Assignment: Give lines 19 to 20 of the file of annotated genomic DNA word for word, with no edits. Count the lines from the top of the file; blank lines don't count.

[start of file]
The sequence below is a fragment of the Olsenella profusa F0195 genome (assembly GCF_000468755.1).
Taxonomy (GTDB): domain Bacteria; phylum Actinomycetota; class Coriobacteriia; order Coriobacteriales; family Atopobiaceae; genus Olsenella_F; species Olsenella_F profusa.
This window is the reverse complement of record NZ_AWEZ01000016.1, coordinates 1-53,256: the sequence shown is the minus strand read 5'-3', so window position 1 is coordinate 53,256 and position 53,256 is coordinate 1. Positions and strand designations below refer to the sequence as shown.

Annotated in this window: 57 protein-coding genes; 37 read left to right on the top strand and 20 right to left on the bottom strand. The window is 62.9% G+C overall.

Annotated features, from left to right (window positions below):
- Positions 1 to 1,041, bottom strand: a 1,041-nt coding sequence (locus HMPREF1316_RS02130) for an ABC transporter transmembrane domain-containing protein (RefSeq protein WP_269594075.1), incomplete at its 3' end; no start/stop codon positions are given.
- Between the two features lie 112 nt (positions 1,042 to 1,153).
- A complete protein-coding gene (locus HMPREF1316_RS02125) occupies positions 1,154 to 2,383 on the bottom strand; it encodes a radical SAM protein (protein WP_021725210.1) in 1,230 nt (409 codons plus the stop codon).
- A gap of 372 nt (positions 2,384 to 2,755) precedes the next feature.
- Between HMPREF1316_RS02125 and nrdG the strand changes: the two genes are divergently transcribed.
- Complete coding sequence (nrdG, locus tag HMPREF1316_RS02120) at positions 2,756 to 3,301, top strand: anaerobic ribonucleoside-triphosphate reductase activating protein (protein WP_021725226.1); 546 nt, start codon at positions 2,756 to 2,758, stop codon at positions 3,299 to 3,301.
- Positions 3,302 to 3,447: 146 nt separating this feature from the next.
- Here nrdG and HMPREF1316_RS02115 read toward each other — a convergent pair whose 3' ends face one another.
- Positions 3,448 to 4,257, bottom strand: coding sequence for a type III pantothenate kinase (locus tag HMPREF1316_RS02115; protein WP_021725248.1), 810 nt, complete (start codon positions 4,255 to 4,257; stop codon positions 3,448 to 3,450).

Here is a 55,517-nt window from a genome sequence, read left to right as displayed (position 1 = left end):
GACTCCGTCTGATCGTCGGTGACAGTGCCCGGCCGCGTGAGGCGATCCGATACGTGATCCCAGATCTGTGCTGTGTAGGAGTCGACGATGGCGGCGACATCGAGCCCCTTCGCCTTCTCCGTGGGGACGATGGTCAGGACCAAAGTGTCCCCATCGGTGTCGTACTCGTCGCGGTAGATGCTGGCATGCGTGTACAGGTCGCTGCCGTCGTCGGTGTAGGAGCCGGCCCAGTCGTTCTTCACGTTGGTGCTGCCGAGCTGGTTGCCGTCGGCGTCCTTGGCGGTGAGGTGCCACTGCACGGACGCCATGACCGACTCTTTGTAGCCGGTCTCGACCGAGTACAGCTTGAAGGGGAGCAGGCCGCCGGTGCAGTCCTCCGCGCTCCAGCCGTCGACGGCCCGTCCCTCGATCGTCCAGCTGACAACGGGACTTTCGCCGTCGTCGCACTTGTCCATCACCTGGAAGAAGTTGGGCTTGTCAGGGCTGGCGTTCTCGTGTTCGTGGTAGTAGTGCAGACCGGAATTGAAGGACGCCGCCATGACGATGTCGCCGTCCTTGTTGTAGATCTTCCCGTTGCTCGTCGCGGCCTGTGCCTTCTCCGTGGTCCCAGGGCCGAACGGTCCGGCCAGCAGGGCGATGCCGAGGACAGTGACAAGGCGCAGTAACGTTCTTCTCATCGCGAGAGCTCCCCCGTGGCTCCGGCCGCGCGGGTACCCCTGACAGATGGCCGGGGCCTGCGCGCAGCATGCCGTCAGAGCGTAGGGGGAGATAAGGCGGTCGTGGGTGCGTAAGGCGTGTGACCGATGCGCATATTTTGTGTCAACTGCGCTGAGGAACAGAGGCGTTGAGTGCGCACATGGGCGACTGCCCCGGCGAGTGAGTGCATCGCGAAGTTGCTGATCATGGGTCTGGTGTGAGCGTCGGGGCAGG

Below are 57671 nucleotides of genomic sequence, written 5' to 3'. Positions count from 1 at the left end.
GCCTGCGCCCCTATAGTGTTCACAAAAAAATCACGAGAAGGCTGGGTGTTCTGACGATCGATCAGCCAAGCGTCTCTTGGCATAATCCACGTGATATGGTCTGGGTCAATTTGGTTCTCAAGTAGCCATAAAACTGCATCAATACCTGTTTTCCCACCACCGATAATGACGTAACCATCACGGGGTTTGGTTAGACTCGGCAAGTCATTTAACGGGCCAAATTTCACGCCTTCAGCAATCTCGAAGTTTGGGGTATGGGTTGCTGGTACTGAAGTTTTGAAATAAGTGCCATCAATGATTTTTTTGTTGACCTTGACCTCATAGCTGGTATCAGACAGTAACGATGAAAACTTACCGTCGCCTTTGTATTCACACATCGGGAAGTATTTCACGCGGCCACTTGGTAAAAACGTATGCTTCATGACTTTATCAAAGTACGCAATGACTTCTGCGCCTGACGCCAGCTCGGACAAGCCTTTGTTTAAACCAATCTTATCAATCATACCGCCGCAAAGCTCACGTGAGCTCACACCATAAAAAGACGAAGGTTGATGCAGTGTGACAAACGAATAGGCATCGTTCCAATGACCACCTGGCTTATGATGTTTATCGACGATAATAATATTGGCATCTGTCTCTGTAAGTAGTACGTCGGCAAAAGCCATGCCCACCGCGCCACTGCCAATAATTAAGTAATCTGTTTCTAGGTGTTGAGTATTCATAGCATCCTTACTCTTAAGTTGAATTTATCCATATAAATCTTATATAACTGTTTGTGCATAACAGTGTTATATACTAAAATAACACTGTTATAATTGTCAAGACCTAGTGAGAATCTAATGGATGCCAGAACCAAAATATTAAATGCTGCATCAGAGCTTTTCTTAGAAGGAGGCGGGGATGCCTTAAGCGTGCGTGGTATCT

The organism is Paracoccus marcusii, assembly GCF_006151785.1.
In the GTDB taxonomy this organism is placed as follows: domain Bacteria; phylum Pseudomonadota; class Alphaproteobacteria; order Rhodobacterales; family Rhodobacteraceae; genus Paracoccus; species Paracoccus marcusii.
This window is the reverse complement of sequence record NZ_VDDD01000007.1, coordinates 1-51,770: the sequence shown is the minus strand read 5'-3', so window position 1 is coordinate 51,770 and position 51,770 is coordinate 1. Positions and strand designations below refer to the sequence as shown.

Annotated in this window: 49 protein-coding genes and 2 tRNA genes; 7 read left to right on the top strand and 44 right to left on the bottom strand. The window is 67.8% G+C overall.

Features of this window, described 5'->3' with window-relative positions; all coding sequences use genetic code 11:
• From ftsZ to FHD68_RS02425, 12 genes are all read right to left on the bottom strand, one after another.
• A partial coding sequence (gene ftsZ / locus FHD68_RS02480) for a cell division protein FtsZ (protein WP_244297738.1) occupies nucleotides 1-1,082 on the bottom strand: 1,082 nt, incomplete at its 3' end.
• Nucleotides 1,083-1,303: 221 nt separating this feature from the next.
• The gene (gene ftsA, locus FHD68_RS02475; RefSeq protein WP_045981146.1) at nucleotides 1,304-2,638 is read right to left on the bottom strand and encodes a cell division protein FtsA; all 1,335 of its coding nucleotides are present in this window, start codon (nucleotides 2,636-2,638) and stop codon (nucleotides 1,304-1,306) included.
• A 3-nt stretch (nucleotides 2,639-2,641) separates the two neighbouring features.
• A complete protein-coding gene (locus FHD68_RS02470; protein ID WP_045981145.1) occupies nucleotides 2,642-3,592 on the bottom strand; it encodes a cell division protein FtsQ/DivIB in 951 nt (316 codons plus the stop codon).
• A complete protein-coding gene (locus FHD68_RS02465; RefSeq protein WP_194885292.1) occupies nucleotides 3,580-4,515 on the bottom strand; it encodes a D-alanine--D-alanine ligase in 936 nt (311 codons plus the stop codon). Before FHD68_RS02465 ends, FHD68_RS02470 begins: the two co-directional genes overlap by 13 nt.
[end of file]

The organism is Paracoccus marcusii, assembly GCF_006151785.1.
In the GTDB taxonomy this organism is placed as follows: domain Bacteria; phylum Pseudomonadota; class Alphaproteobacteria; order Rhodobacterales; family Rhodobacteraceae; genus Paracoccus; species Paracoccus marcusii.